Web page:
Definition of reading the stack

This is the act of looking over the stack, pile of balls in the middle of the table, to see if there are any opportunities in the game of one pocket.

24 Random Essential Billiards Terms

A shot where the cue ball has no top spin or back spin on it when it impacts an object ball, and "stuns" out along the tangent line. Commonly shortened to just "stun."
When an opponent either purposely successfully executes a defensive shot or misses their shot resulting in a bad leave for the next player.
Example: "I was left bad every time he missed his shot".
The use of the correct amount of cue ball speed in position play to achieve proper shape for a subsequent shot.
This is an object ball that essentially covers up a path necessary for sinking the desired object ball.
This is the act of disturbing you opponents good looking balls in the hope that they might move over and help you out in the game of one pocket.
A bank shot that follows a Z shaped pattern as it bounces off of two rails.
This is an imaginary player that you can attempt to run a rack against when playing a practice or training game.
A shot in which the cue ball is driven first to one or more rails, then hits an object ball and kisses back to the last rail contacted. It is a common shot in carom games, but can be applied to such an instance in any relevant cue sport.
This is a shot that attempts to move a number of balls onto your side of the table in a kind of herding attempt.
Principally British: In snooker, if a player wins all of the required frames in a match without conceding a frame to their opponent - for example, if a player wins a best-of-nine-frame match with a score of 5-0 - this is referred to as a "whitewash". This term is based on a similar term used in the card game of "patience" in the UK. However, it is not used in the context of a 1-0 winning scoreline in a match consisting of a single frame.
To intentionally miss a shot (that results in a foul) in order to create a position for the cue ball that makes it hard for the other player to execute their shot. Not to be confused with a "Safety", since a safety is a legal hit.
Artistic pool is a trick shot competition, inspired by the related discipline of artistic billiards.
This is a special shaped leather or plastic bottle that is used on the table during play in special pocket games.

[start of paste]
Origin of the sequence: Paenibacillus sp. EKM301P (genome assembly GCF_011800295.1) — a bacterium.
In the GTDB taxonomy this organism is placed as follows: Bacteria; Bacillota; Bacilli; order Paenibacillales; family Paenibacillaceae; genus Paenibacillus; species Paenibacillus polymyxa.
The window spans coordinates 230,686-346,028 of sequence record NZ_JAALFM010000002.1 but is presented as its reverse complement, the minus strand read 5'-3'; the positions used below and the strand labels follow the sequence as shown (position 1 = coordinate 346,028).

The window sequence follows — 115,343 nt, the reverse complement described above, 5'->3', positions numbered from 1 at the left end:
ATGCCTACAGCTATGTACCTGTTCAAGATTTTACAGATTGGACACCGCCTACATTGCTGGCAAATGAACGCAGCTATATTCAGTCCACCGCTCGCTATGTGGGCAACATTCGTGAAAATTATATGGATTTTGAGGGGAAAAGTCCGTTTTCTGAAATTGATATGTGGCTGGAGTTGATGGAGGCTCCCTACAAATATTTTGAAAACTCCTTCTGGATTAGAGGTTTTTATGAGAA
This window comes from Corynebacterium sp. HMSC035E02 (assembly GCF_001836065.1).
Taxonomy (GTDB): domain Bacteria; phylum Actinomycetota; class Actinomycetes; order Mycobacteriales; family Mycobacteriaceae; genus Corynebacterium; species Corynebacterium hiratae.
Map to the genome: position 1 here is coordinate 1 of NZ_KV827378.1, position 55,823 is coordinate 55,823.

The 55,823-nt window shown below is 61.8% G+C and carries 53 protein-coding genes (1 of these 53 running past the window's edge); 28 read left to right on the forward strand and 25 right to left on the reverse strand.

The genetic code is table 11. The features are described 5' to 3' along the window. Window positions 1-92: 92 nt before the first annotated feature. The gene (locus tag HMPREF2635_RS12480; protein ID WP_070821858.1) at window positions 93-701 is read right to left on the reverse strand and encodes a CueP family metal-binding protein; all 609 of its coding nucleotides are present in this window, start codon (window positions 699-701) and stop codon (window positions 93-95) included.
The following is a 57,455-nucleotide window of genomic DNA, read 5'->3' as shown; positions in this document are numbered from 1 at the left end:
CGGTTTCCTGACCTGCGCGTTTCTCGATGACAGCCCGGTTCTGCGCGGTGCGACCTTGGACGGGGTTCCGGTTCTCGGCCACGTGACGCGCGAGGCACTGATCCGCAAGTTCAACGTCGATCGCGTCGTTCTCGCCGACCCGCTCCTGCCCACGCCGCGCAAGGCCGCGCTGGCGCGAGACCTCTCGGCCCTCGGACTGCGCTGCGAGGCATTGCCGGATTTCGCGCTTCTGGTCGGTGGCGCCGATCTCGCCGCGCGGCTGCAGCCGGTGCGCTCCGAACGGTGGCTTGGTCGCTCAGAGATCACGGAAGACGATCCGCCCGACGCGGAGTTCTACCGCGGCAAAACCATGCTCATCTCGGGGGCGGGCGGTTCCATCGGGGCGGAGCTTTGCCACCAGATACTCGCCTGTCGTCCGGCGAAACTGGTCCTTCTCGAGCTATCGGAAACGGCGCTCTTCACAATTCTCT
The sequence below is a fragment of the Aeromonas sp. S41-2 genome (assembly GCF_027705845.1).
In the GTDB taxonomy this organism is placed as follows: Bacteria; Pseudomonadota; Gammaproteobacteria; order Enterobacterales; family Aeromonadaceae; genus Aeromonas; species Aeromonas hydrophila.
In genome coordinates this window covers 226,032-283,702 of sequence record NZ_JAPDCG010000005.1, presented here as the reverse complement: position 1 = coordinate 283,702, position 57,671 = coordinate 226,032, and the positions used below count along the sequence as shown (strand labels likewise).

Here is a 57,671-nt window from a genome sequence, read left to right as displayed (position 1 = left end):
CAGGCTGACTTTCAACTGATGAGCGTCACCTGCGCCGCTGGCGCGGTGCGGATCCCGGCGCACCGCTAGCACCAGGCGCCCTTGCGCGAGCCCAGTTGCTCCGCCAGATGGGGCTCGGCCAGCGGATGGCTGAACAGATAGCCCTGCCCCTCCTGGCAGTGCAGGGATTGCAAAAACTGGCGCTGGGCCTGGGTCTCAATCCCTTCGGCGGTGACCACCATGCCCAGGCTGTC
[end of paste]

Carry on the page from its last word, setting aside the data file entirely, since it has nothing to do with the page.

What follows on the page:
In snooker, the highest-value baulk colour, worth 4 points.

1- This is a knowledgeable shot showing skill on the movement of the cue ball.

2- This is an experienced one pocket pool player that shows extraordinary skill at coordinating the cue balls and object balls for safety plays.

Describing a ball that is safe because it is in close proximity to one or more other balls, and would need to be developed before it becomes pottable.
A highly skilled hustler making money gambling while traveling. Fast Eddie Felson in The Hustler was a road player. One of the most notorious real-life road players is Keith McCready.
This is a term to describe 100 break points in a game of snooker.
When a ball is given as a handicap it often must be called (generally tacit). A wild handicap means the ball can be made in any manner specifically without being called.
Accidentally causing the cue ball or any object ball to leave the table. It is normally a foul.
To play a shot with the stroke and speed that makes it easiest to pocket the object ball, even at the expense of sacrificing position.

Noun:
1.In pool games such as nine-ball, a specific handicap given (e.g., "what spot will you give me?").
2.In snooker, any of the six designated points on the table on which a colour ball is replaced after it has left the playing surface (usually after it has been potted).
3.An (often unmarked) point on the table, at the intersection of two strings. See foot spot, head spot, center spot for examples.
4.In UK eight ball, (when not playing with a reds-and-yellows colour ball set) any of the group of seven balls, other than the 8, that are a solid colour with just a circled number on the surface. In the US, these balls are usually referred to as solids or more colloquially as lows, littles or smalls, while British terms include dots and unders. Contrast stripes.
5.Alternate name for a table's diamonds.

Verb:
1.In pool, return an illegally pocketed object ball to the table by placement on the foot spot or as near to it as possible without moving other balls (in ways that may differ from ruleset to ruleset).
2.In snooker, to return a colour ball to its designated spot on the table. Also called re-spot.
3.In nine-ball, the giving of a handicap to the opponent where they can also win by making a ball or balls other than the 9 ball (e.g. "she spotted me the seven ball").
4.In eight-ball, one-pocket and straight pool, the giving of a handicap to the opponent where they have to make fewer balls than their opponent does.
5.In some variants of pool, to place the cue ball on the head spot or as near to it as possible inside the kitchen/baulk, after the opponent has scratched.

The ornamentation on a cue is often made by inlaying exotic materials into the wood of the butt portion of the cue. Inlays of ebony and ivory are quite common. The value of a cue is often based on the number inlays.
The horizontal plane directly in the center of the cue ball, which when hit exactly by the cue tip should impart no follow or draw.